How states choose to conform to or decouple from federal tax reform provisions will create complexity and controversy through 2018. States will be faced with significant policy decisions. States could potentially receive increased tax revenues due to the application of deemed repatriated income, GILTI income, and interest limitations. There may be considerable pressure from corporate taxpayers advocating for decoupling from certain federal tax reform provisions to avoid increased state tax liabilities. Will states selectively conform to provisions that increase tax revenues yet decouple from those that provide taxpayers with a decreased tax base?
States may also have to address the particular complexities that arise within certain tax reform provisions. For example, will states follow the federal deduction applicable to deemed repatriation? How will combined and consolidated filing states follow interest limitations applicable to ‘taxpayers’? Will full expensing bring with it the same compliance complexities as bonus depreciation? States will have to address these, and many more, questions that arise due to the application of federal tax reform provisions.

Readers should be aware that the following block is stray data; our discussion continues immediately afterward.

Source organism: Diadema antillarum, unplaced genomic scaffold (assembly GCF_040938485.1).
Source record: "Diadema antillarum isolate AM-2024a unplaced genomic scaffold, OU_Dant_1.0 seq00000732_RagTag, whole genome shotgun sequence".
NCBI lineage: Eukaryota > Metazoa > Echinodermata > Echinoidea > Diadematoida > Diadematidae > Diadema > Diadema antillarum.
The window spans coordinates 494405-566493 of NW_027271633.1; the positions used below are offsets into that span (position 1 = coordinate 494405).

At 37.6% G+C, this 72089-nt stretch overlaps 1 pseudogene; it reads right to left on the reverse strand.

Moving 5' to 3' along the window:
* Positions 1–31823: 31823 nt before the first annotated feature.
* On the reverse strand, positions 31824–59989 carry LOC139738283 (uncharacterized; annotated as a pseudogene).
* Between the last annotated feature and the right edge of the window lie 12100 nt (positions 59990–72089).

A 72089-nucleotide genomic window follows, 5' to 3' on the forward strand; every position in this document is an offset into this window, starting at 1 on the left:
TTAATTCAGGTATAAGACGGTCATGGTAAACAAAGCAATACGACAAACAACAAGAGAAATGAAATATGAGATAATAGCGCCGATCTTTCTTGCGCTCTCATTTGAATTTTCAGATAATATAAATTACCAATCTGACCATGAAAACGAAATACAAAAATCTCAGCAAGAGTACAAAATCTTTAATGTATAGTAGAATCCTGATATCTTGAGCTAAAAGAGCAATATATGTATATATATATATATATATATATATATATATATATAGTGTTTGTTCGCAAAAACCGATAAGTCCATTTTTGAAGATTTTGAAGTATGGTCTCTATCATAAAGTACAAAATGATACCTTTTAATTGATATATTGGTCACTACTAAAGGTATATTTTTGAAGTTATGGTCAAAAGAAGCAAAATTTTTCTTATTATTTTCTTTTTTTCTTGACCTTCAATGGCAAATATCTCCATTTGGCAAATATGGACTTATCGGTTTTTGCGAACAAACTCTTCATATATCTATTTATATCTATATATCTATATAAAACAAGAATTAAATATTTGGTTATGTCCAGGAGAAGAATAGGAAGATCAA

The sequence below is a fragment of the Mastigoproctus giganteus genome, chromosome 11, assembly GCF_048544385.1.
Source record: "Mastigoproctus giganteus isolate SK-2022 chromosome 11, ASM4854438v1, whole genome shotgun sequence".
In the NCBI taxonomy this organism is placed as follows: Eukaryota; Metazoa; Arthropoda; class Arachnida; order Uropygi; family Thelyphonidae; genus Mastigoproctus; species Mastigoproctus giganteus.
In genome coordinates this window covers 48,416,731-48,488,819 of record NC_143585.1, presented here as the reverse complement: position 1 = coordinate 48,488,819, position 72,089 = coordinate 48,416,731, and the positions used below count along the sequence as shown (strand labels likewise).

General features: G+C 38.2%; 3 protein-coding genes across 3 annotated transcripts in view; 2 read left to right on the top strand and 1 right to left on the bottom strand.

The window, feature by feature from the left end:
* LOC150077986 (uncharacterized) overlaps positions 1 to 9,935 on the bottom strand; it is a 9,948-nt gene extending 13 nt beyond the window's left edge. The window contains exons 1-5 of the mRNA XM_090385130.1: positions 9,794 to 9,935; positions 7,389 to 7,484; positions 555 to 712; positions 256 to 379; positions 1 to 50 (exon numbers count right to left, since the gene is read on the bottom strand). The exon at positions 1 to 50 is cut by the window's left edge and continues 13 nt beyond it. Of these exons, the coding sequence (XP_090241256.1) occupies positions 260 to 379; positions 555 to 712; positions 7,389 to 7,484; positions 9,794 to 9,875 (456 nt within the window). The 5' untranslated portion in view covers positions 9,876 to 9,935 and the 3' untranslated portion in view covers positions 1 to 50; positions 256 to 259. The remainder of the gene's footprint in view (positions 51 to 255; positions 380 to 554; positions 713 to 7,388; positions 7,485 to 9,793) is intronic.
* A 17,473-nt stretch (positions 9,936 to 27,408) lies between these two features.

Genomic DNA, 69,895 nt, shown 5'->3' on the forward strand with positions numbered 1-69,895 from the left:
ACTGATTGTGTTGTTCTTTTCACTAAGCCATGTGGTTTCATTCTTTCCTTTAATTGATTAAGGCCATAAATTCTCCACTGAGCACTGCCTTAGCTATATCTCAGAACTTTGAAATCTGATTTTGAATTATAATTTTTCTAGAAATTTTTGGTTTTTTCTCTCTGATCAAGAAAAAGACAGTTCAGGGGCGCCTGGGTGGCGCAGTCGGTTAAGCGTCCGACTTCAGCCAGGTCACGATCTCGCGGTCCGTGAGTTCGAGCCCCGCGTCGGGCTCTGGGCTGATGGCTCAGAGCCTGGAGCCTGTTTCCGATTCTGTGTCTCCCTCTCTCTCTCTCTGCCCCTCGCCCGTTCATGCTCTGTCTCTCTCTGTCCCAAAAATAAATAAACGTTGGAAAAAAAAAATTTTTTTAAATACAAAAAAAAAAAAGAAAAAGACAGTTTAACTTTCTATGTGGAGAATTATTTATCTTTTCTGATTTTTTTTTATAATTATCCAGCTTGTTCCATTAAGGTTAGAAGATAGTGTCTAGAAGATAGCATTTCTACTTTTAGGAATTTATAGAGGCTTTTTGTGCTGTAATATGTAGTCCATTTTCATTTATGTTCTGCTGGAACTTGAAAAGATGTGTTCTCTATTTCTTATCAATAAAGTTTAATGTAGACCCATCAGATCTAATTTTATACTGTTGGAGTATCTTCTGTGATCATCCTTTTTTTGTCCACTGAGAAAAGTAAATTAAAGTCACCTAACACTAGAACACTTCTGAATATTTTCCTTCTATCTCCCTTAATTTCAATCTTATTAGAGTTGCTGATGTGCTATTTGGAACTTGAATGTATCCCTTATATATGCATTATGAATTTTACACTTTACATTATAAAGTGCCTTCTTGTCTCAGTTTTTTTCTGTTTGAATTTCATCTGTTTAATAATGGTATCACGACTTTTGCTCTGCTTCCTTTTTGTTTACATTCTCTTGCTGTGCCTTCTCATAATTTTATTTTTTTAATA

Additionally, states may engage in political efforts to react to perceived unfair treatment to their residents. For example, on January 3, 2018, in his State of the State address, New York Governor Andrew Cuomo announced that tax reform promotes double taxation, violates the principles of equal protection, and that he would challenge tax reform in court as unconstitutional. Governor Cuomo also said he would look to modify New York’s tax code, perhaps through the payroll tax. Similarly, California legislation may be introduced allowing citizens to make a donation to the state in lieu of income taxes.